Monday, June 21, 2004

HIV Testing My Patience

I'm frustrated.

National HIV Testing Day (June 27) is coming up again. As part of the work i do at "a large AIDS Service Organization in Atlanta," i am coordinating some of the efforts for this annual observance. In addition, i am working on a state-wide HIV prevention campaign targeting African American Men who have Sex with Men that is launching this week. And Atlanta's Gay Pride celebration is this weekend, so i am expected to participate in that at some level as well.

Now you, may think my frustration is arising from the multitude of tasks that i'm expected to complete this week. No. I am frustrated because i'm not at all sure that any of this is going to make a difference.

I've been working in the field of HIV Prevention for a few years now. I've learned a lot and changed a lot of my attitudes and expectations about why and how gay men negotiate sex, desire, relationships, and our own risks around HIV. I've heard many, many stories from my brothas about how and why they didn't stop themselves before contracting HIV. I've heard similar stories from men who can't understand why they are still HIV-negative, considering the risks they've taken. But i don't know that anything i've done has affected any of them as much as they've affected me.

I know that HIV testing helps people manage their health. (How can you protect your status if you don't know it?) I guess i just wonder if these large-scale events really reach those folks who are most at risk. In my experience, the majority of people who come out in public to get tested are those who don't have real concerns about their risk anyway. (There are exceptions, of course, but they tend to prove the rule.) So why do we do it? What is the real benefit? Well, some people really do get some information that can help them move forward in a healthier way. Some people get corrected information that helps disabuse them of the myths and mis-information they had been holding onto. Some people find out more about agencies and organizations working to fight the spread of the disease and decide to get involved as volunteers. And some people really do find out their HIV status for the first time.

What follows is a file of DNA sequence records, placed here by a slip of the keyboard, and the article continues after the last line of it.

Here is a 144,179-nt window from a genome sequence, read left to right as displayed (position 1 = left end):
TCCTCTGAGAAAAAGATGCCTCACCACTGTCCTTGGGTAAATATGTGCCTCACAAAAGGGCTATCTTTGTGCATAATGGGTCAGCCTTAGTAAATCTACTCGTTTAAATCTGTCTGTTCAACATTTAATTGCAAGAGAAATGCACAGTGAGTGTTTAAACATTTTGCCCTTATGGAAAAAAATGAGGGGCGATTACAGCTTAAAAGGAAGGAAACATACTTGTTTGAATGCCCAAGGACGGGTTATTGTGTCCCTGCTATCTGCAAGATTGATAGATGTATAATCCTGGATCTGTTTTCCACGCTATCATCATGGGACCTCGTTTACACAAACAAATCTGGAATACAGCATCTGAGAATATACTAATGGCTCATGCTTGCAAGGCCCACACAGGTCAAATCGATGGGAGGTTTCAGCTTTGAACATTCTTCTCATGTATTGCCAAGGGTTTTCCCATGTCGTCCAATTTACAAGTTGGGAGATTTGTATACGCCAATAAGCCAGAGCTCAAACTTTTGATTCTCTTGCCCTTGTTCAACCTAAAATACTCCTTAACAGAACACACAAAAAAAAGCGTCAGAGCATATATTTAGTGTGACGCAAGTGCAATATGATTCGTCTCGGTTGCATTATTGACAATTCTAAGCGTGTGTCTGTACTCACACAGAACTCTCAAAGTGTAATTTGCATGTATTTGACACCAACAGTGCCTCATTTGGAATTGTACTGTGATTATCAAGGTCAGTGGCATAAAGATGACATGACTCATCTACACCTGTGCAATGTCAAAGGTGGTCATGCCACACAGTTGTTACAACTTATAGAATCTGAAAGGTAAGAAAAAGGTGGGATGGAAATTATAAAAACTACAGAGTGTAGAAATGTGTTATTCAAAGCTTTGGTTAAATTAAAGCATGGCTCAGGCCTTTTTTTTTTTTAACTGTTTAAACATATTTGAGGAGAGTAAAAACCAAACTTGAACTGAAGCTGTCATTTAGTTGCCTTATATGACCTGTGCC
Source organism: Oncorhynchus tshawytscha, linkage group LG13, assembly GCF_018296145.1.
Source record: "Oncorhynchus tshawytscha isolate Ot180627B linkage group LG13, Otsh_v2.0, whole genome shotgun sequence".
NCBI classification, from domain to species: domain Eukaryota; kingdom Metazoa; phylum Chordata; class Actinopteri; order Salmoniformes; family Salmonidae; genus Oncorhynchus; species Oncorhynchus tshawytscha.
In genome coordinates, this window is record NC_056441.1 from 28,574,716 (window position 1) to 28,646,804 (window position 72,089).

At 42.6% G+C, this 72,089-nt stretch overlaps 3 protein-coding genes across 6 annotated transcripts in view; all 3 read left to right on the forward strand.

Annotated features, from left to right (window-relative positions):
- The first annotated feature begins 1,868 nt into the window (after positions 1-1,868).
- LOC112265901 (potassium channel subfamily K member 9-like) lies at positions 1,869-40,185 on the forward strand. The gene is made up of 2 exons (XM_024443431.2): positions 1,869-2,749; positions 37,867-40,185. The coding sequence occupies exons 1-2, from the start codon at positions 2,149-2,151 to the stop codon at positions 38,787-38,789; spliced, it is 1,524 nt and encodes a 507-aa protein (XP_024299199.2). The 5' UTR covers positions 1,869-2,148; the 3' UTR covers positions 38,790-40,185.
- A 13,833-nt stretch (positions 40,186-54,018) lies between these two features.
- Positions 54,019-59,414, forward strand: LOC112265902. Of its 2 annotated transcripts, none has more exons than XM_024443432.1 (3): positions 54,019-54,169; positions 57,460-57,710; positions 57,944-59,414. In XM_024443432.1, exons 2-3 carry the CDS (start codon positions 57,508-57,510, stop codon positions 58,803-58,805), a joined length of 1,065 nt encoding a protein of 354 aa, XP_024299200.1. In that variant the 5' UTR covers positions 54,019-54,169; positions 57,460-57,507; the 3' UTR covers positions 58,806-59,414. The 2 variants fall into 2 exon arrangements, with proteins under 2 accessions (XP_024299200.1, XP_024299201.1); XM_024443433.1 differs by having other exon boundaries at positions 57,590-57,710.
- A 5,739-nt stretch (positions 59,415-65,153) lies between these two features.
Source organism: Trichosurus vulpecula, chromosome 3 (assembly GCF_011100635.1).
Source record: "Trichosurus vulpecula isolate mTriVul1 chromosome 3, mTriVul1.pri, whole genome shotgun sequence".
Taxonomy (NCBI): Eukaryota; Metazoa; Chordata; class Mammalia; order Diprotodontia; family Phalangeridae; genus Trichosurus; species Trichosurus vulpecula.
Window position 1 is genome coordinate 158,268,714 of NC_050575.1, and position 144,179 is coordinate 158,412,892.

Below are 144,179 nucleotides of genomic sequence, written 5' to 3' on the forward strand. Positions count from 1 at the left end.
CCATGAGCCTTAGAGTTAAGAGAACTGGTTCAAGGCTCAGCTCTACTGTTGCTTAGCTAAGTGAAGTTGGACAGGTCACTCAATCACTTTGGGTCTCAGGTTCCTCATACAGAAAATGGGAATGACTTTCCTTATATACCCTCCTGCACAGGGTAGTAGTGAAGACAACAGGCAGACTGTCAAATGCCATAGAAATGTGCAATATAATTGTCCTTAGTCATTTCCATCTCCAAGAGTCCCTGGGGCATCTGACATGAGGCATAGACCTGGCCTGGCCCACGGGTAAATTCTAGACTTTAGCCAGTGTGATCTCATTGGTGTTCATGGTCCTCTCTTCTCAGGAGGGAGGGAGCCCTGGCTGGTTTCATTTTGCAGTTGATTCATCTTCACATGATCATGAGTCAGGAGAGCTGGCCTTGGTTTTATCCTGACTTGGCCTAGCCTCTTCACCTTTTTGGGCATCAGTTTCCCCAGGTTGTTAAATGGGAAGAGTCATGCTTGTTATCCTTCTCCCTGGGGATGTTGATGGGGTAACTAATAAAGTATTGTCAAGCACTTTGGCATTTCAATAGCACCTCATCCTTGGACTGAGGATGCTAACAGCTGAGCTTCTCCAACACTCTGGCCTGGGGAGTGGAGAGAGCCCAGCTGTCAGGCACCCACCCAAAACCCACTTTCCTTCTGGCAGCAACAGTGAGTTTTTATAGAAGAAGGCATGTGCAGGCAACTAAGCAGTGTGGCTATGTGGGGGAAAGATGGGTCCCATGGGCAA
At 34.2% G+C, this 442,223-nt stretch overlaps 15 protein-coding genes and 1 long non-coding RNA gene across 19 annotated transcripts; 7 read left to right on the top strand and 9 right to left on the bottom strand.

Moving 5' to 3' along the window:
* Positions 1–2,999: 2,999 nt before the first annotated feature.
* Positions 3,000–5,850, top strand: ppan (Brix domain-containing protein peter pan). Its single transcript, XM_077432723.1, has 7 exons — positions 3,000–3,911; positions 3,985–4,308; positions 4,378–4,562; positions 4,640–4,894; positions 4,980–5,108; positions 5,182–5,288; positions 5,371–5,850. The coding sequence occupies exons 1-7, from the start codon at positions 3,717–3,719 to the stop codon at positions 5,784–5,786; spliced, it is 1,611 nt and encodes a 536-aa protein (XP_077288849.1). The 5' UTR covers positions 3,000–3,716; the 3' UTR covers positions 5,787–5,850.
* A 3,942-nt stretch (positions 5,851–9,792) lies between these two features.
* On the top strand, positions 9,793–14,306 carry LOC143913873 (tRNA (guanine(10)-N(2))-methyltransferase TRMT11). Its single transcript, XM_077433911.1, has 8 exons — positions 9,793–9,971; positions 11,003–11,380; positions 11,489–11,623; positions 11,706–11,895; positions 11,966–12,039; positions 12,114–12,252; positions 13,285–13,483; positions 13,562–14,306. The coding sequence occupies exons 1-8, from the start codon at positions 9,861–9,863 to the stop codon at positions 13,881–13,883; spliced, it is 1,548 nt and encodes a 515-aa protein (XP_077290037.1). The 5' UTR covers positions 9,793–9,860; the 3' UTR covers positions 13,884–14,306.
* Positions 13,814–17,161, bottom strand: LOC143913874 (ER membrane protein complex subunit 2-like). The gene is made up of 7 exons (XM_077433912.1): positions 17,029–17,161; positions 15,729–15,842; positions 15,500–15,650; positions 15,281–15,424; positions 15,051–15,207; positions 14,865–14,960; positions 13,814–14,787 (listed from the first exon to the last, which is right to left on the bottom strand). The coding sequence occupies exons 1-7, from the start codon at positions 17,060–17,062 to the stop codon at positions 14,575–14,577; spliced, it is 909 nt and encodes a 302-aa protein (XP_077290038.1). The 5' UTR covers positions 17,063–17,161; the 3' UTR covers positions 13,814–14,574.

So i will march on, continue to make plans, reach out to people, publicize the events, and hope that one of the people i talk to this weekend -- especially one of my brothas -- really hears something that will be life-changing. And maybe i will learn something too.

Hope, they say, springs eternal.



Friday, June 25, 2004
7:00 a.m. - 7:00 p.m.
Mall West End
Atlanta, Georgia

Saturday, June 26, 2004
10:00 a.m. - 6:00 p.m.
Main Street Barber Shop
Smyrna, Georgia

UPDATE 6/22/04
This event has been CANCELED

Saturday, June 26, 2004
5:00 p.m. - 9:00 p.m.
Holiday Inn Select, Atlanta Capitol Plaza
(includes screening and discussion of film "One Week")

For more information on these and other events,
call the Georgia AIDS & STD InfoLine at

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